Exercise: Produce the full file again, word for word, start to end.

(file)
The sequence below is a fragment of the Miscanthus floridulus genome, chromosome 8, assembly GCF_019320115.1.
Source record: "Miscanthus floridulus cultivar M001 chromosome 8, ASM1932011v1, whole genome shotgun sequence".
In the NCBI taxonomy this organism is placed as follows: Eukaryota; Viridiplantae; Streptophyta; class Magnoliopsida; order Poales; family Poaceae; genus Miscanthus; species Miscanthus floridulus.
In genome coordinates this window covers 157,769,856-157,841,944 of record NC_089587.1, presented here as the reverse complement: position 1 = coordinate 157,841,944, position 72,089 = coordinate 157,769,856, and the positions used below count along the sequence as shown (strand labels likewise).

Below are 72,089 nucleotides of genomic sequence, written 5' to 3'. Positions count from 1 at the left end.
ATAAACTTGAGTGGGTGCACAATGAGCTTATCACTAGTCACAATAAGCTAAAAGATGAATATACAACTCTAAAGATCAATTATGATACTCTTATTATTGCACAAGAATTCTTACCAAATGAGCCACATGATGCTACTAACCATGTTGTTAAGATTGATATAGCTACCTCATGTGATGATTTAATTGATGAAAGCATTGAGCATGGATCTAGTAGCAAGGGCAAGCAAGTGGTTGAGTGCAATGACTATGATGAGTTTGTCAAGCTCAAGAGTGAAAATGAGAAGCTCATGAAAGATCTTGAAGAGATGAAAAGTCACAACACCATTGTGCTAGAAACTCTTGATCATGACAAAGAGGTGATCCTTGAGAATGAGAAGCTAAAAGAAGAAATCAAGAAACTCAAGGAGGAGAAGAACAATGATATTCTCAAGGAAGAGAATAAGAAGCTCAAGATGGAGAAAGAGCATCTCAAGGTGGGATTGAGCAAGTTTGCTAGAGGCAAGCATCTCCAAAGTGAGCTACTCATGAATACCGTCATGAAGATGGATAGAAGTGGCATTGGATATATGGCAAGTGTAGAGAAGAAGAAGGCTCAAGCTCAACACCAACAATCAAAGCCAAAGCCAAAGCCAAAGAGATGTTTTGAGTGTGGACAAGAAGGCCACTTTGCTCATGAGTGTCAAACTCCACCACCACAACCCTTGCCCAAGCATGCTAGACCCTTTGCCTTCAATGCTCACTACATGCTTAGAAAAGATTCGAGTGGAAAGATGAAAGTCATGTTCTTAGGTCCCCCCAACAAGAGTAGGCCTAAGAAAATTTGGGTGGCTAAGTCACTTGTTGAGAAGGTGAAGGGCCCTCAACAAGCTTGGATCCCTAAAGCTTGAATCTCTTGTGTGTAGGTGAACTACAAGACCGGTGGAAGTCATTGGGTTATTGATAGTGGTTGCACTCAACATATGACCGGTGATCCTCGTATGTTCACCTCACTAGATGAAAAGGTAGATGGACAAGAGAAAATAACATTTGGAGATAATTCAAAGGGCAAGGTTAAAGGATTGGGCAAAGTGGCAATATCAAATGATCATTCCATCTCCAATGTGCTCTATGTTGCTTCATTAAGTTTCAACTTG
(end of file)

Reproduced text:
The sequence below is a fragment of the Miscanthus floridulus genome, chromosome 8, assembly GCF_019320115.1.
Source record: "Miscanthus floridulus cultivar M001 chromosome 8, ASM1932011v1, whole genome shotgun sequence".
In the NCBI taxonomy this organism is placed as follows: Eukaryota; Viridiplantae; Streptophyta; class Magnoliopsida; order Poales; family Poaceae; genus Miscanthus; species Miscanthus floridulus.
In genome coordinates this window covers 157,769,856-157,841,944 of record NC_089587.1, presented here as the reverse complement: position 1 = coordinate 157,841,944, position 72,089 = coordinate 157,769,856, and the positions used below count along the sequence as shown (strand labels likewise).

Below are 72,089 nucleotides of genomic sequence, written 5' to 3'. Positions count from 1 at the left end.
ATAAACTTGAGTGGGTGCACAATGAGCTTATCACTAGTCACAATAAGCTAAAAGATGAATATACAACTCTAAAGATCAATTATGATACTCTTATTATTGCACAAGAATTCTTACCAAATGAGCCACATGATGCTACTAACCATGTTGTTAAGATTGATATAGCTACCTCATGTGATGATTTAATTGATGAAAGCATTGAGCATGGATCTAGTAGCAAGGGCAAGCAAGTGGTTGAGTGCAATGACTATGATGAGTTTGTCAAGCTCAAGAGTGAAAATGAGAAGCTCATGAAAGATCTTGAAGAGATGAAAAGTCACAACACCATTGTGCTAGAAACTCTTGATCATGACAAAGAGGTGATCCTTGAGAATGAGAAGCTAAAAGAAGAAATCAAGAAACTCAAGGAGGAGAAGAACAATGATATTCTCAAGGAAGAGAATAAGAAGCTCAAGATGGAGAAAGAGCATCTCAAGGTGGGATTGAGCAAGTTTGCTAGAGGCAAGCATCTCCAAAGTGAGCTACTCATGAATACCGTCATGAAGATGGATAGAAGTGGCATTGGATATATGGCAAGTGTAGAGAAGAAGAAGGCTCAAGCTCAACACCAACAATCAAAGCCAAAGCCAAAGCCAAAGAGATGTTTTGAGTGTGGACAAGAAGGCCACTTTGCTCATGAGTGTCAAACTCCACCACCACAACCCTTGCCCAAGCATGCTAGACCCTTTGCCTTCAATGCTCACTACATGCTTAGAAAAGATTCGAGTGGAAAGATGAAAGTCATGTTCTTAGGTCCCCCCAACAAGAGTAGGCCTAAGAAAATTTGGGTGGCTAAGTCACTTGTTGAGAAGGTGAAGGGCCCTCAACAAGCTTGGATCCCTAAAGCTTGAATCTCTTGTGTGTAGGTGAACTACAAGACCGGTGGAAGTCATTGGGTTATTGATAGTGGTTGCACTCAACATATGACCGGTGATCCTCGTATGTTCACCTCACTAGATGAAAAGGTAGATGGACAAGAGAAAATAACATTTGGAGATAATTCAAAGGGCAAGGTTAAAGGATTGGGCAAAGTGGCAATATCAAATGATCATTCCATCTCCAATGTGCTCTATGTTGCTTCATTAAGTTTCAACTTG